- Cold Slices: This dish tastes great at room temperature or even cold, making it ideal for picnics.
- Olives: Olives are often served alongside various Spanish dishes, including omelets.
- Pickles: The acidity and crunch can complement the softer, more neutral omelet.
- Beer: A light beer like a pale lager can be refreshing with a vegan Spanish tortilla. Look at this site for some popular Spanish beers - The best-selling Spanish beers in Spain.
- Sangria: For a more festive occasion, sangria is delicious and can be made non-alcoholic easily by swapping out the alcohol with grape juice.
When it comes to condiments, the Spanish generally like to keep it simple to let the flavors of the omelet shine. However, we love our condiments in this family, so here are a few if you want to add a little something extra.
- Vegan Aioli: This garlic mayonnaise is often served alongside a Spanish omelet.
- Tomato Sauce: A simple tomato sauce can complement the omelet well.
- Piquillo Peppers: These sweet, slightly spicy peppers are sometimes served on the side.
- Salsa Brava: This recipe from The Mediterranean Dish is a spicy tomato sauce commonly served with tapas.
Less traditional but still delicious, these have been a hit with my family and friends.
- Ketchup: While not traditional, ketchup is often a crowd-pleaser.
- Hot Sauce: A dash of hot sauce could be a nice addition if you like a bit of heat.
- Vegan Sour Cream: For a creamy contrast, especially if your omelet has spicy elements.
- Salsa Romesco - Delicious Spanish sauce made with almonds, hazelnuts, roasted red peppers, and garlic.
- Mojo Picon - a traditional Canary Island sauce made with garlic, peppers, vinegar, and olive oil - is the perfect accompaniment to any meal.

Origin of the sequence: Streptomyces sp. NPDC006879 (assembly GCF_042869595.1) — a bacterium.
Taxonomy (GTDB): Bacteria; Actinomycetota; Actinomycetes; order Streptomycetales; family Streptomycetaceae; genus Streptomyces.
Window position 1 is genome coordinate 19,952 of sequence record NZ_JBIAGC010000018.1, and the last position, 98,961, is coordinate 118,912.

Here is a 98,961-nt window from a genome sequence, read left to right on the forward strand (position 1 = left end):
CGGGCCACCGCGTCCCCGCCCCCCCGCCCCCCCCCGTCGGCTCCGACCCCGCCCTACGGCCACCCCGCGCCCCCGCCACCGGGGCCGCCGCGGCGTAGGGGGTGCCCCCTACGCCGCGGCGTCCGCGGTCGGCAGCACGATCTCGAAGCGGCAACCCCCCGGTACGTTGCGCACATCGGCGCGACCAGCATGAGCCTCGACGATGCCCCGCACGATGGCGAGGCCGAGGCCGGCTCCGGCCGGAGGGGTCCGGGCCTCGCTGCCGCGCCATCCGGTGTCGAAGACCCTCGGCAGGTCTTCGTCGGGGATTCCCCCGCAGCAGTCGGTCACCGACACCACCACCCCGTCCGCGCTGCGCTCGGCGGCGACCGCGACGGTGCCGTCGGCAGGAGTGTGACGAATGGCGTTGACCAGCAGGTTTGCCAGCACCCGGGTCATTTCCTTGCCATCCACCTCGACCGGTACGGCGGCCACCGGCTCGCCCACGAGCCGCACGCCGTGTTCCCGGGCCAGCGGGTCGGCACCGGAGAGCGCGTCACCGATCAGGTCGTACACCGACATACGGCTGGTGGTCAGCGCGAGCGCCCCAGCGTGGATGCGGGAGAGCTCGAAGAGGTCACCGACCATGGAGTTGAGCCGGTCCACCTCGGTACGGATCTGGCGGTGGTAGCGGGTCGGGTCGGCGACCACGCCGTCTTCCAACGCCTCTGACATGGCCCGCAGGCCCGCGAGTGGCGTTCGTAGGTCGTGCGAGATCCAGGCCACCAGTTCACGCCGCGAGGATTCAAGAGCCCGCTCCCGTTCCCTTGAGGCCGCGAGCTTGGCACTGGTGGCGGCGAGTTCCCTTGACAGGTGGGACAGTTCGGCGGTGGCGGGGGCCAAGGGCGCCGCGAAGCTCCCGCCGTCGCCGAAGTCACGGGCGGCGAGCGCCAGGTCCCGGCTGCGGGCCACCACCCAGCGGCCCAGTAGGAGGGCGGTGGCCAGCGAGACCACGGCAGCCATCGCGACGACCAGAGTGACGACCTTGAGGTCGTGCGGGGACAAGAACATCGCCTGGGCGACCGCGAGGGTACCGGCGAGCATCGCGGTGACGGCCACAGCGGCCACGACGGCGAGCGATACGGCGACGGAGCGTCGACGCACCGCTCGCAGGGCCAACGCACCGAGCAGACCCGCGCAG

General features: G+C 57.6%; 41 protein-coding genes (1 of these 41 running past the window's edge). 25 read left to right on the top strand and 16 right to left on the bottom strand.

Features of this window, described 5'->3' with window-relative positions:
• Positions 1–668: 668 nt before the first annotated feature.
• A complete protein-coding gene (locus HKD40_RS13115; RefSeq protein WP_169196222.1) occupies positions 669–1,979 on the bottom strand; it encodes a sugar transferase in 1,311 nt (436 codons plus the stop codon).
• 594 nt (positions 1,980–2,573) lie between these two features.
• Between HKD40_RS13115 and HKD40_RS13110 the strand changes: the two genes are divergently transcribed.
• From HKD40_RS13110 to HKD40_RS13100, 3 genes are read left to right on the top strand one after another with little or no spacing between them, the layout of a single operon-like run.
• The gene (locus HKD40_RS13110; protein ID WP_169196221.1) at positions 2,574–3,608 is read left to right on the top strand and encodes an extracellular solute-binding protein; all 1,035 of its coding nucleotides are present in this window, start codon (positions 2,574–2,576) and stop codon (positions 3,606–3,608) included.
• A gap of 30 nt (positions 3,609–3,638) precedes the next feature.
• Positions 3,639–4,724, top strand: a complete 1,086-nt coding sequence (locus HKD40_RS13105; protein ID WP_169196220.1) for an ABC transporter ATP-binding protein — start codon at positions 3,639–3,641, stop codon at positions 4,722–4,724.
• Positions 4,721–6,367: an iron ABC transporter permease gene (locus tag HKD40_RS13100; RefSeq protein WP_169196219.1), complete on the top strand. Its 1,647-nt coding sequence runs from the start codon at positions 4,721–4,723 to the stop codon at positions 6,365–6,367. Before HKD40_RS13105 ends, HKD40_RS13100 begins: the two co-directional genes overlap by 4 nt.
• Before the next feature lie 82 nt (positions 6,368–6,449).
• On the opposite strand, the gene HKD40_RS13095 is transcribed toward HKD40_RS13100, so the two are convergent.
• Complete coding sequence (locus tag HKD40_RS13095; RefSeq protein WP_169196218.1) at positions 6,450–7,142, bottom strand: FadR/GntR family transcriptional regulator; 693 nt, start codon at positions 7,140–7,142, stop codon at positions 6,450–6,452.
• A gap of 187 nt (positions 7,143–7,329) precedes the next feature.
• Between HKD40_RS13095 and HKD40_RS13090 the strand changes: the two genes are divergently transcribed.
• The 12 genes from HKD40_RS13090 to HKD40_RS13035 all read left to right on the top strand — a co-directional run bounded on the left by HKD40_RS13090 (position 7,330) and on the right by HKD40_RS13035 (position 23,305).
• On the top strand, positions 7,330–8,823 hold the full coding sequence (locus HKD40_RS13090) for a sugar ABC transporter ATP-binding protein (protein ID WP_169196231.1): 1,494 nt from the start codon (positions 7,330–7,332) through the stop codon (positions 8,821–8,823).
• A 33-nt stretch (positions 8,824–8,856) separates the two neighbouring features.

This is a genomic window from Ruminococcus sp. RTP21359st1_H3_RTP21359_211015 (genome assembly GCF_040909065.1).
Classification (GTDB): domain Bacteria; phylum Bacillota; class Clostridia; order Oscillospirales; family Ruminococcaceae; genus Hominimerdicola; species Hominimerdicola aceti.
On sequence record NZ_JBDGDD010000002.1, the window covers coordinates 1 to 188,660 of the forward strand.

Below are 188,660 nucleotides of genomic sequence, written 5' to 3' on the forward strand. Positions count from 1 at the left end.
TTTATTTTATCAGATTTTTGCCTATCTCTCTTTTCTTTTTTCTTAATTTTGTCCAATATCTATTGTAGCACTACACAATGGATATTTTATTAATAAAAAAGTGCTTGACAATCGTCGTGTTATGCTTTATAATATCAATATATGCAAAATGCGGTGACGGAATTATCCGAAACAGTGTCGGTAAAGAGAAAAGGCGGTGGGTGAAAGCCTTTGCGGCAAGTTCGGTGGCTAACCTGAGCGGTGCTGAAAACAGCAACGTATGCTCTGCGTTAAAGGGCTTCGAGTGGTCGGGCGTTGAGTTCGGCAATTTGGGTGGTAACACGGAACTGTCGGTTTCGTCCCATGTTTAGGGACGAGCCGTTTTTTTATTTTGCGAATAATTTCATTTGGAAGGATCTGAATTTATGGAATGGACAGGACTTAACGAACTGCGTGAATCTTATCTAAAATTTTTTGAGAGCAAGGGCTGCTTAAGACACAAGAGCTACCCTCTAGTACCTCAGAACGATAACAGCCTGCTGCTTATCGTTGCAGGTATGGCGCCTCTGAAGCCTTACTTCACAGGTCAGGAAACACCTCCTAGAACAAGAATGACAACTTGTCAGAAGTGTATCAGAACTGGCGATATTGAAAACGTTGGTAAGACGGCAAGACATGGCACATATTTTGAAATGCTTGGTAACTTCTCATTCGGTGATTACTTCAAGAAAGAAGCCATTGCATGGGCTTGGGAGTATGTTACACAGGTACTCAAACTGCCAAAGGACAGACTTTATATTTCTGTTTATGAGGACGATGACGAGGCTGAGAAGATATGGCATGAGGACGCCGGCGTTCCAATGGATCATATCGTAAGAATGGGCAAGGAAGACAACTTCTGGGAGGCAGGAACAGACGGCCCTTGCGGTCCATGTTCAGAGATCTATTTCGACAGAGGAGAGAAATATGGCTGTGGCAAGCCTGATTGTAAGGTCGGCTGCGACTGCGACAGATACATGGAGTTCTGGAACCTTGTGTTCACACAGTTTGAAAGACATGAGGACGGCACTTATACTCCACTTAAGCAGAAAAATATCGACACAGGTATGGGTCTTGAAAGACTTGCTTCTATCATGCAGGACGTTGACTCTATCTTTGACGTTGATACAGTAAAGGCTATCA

For variety, incorporate some spices and herbs such as smoked paprika, fresh herbs such as parsley or cilantro, or chili flakes for some heat.
One variation I do often is I use sweet potatoes instead of regular potatoes like in the picture below.
You can also use vegan bacon bits made from soy or vegan chorizo to add an additional level of flavor.
You don't need anything crazy to make the Spanish omelet. Just a blender, a skillet, a baking pan, and an oven.
To store a Spanish tortilla, let it cool to room temperature after cooking, then wrap it tightly in plastic or aluminum foil. Place it in an airtight container and store it in the refrigerator for 3-4 days.
If you want to freeze it, slice the omelet into individual portions and wrap each slice securely in plastic wrap. Place the wrapped slices in a zip-top freezer bag, removing as much air as possible before sealing. Label the bag with the date and store it in the freezer for 2-3 months.
To reheat, you can either thaw it in the fridge overnight and then warm it in the oven or microwave or reheat directly from frozen using a microwave or a 300°F oven until heated through (about 10-15 minutes).
Feel free to customize. Bell peppers, mushrooms, and spinach are all excellent additions. Just make sure to cook extra veggies so they don't release water into the omelet while cooking.
I always do! It's even better the next day. This dish keeps well in the fridge for 3-4 days, and they're also freezer-friendly for up to 2-3 months.
Yes, this recipe as written, is gluten-free.
I use sweet potatoes all the time, and it is delicious. Naturally, it will have a different flavor.
The omelet is done when the edges are lightly browned and the middle is set but not jiggly. You can also insert a toothpick in the center—if it comes out clean, your omelet is done.
2 tablespoons olive oil
1 medium onion finely diced (250 grams)
1 ½ pounds of diced potatoes (650 grams) (any waxy variety; see notes)
⅔ of a block of firm tofu or 300 grams
½ cup plant milk
4 tablespoons melted vegan butter